FR: wind, rain, fog and the groundless ground

March 16, 2024

I am just back from a wonderful reunion with the sweet New England woods in central MA and two weeks on retreat at Forest Refuge. As usual, the early spring weather in March was wildly variable with cold, windy rain, fog and even a dusting of snow one morning, as well as a few days of warm sun, singing birds and budding flowers. The more muted environment was a welcome antidote to the overwhelm of Paradise in Hawaii last winter. Rebecca Bradshaw was teaching again as always in March. Her teaching partner was Devon Hase, one of the new generation of recently launched IMS teachers whom I didn’t know at all. I trust Rebecca and have tremendous respect for her guidance without any sticky attachment. In contrast, I could feel myself falling in love with Devon almost immediately. She was warm and heartful, while also brilliant and nerdy in her presentation of the suttas, translation of Pali terms, and discussion of different lineages and teaching styles across varied Buddhist schools. She was only a few years older than Emily, also an only child, also married to a zen student, also with a father 13 years older than her mother, a writer and an athlete, so many common threads. She had spent many long stretches on retreat, including time on Maui with Steve and Kamala, and was extremely skillful at helping me understand some of the strange experiences I have had on recent retreats. I knew it would be a mistake to try to look for that experience of nothing I had had last year. Devon agreed and encouraged me to notice what was absent and be playful with awareness.

As usual, in the early days of the retreat, I didn’t sleep well and had some vivid and crazy dreams. At my first meeting with Rebecca, I recounted a dream in which I was a passenger in several strange vehicles that were not proceeding easily along their paths. Then, I was chased by a group of tiger cubs who I think wanted to play with me. We decided that I was having some doubt about my practice and needed to relax and play more. Yes, that’s what Devon had said. Rebecca recommended dropping all labels and commentary. Don’t chase after objects, just rest in receptive awareness. When I met with Devon a few days later, I described a lot of calm stillness and quiet. I asked her about the difference between equanimity and dullness in my regular life. She said what I was describing didn’t sound like dullness to her, but a more quiet, easeful joy and appreciation of life – better than intense passion. I agreed. She said I could check to see that the enlightenment factors were balanced, and maybe bring in a bit more energy or investigation. Wow, I had been doing this for a number of years, but this was the first time a teacher had articulated it to me.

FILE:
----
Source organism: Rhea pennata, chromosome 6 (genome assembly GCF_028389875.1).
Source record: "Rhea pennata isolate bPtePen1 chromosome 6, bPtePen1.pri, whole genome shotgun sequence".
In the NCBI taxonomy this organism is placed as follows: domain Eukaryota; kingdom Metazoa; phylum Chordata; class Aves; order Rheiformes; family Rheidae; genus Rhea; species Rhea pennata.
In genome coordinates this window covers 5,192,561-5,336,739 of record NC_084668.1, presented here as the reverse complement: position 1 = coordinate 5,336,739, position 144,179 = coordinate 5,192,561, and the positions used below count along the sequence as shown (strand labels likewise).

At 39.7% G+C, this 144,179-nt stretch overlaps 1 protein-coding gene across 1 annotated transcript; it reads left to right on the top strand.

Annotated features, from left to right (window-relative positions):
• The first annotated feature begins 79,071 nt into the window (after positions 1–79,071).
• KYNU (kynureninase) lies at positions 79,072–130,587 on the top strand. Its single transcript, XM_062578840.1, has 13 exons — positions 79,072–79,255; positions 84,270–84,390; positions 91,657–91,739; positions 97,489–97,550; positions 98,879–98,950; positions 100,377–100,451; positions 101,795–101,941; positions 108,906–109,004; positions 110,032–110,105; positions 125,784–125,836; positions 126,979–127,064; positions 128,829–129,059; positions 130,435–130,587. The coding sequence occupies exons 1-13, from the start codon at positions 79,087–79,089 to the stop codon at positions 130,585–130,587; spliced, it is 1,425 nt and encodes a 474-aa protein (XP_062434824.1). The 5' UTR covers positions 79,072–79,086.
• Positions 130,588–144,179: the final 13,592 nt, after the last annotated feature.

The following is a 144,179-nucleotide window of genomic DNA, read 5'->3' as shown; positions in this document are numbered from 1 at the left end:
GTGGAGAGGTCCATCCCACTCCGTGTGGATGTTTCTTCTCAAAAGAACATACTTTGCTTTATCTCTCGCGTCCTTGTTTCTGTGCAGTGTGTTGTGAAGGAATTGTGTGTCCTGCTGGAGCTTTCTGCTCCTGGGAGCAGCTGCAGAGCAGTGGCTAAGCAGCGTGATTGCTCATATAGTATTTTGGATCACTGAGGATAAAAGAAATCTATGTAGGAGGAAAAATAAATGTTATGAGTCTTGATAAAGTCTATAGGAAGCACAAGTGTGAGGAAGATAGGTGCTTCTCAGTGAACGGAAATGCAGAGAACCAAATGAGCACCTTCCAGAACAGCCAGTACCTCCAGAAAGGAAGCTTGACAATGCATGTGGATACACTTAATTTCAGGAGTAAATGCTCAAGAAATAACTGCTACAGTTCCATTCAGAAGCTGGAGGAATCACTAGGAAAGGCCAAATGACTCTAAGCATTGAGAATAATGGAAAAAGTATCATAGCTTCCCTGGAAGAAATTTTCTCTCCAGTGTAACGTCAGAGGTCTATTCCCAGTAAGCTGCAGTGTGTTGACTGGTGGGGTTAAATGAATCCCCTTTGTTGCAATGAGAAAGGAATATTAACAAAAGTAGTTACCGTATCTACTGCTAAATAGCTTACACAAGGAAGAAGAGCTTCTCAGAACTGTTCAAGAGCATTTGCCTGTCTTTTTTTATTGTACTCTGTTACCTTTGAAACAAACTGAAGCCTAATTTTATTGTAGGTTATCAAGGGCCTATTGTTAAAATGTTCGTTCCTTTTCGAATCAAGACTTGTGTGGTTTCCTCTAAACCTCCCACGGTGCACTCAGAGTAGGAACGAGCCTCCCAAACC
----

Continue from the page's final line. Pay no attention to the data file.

After that meeting I actually decided that I would be totally OK to spend the retreat resting in the calm, quiet equanimity I was feeling. What a relief not to be checking the enlightenment factors, or maintaining continuity of awareness, or on the lookout for some special experience. Devon gave an incredibly inspiring talk that night and I slept really well for the first time in a week. The next morning as I came into the hall early to sit and lead the metta chant, I could tell the sky was clear for the first time and we might actually have a sunrise. I rang the bell at 6:20 and as I got up to turn on the lights, I saw the sun just peaking through the trees in the east. The early morning crowd in the hall did a great job chanting and my heart felt happy and full as I walked back to my room before breakfast. As I opened the blinds, I saw a shaft of sunlight coming through the trees and falling on the frosty grass in the meadow. A voice in my head said, “oh, the groundless ground,” the phrase Devon had said at the end of her talk. I could clearly see the ground deconstruct and there was nowhere for the shaft of sun to land. Yet it was also completely there, just as it looked. Humm, form is emptiness, emptiness form. No big deal. I made my bed and did my yoga stretches. As I came into the dining room, there were shafts of sunlight falling everywhere and I saw the groundless ground again and again. My heart started to swell. The lady who always scuffed her slippers on the floor even walked by quietly and my heart soared. Ahhh, I saw it, this practice is amazing and really works, wowwwww. I have to tell Devon!!!

I was floating and flying and so joyful. It was a beautiful day and I enjoyed playing outside after lunch and taking a long walk in the woods on all my favorite trails. At some point, however, I started to notice that the joyful, flying feeling was actually starting to feel sticky and agitated. My thoughts were racing with plans for the future and inviting Devon to Princeton. Woa there, this is clinging and actually causing more suffering than that quiet calm I was feeling yesterday. Interesting. I had signed up for an extra interview for the next day. By the time I arrived, the revved-up state had started to wind down and I could describe the insight, and the high, and seeing the clinging. Devon said that was more important than seeing the groundless ground. One of the last fetters to release is the sense of self, the one who has the insight. So interesting to work with.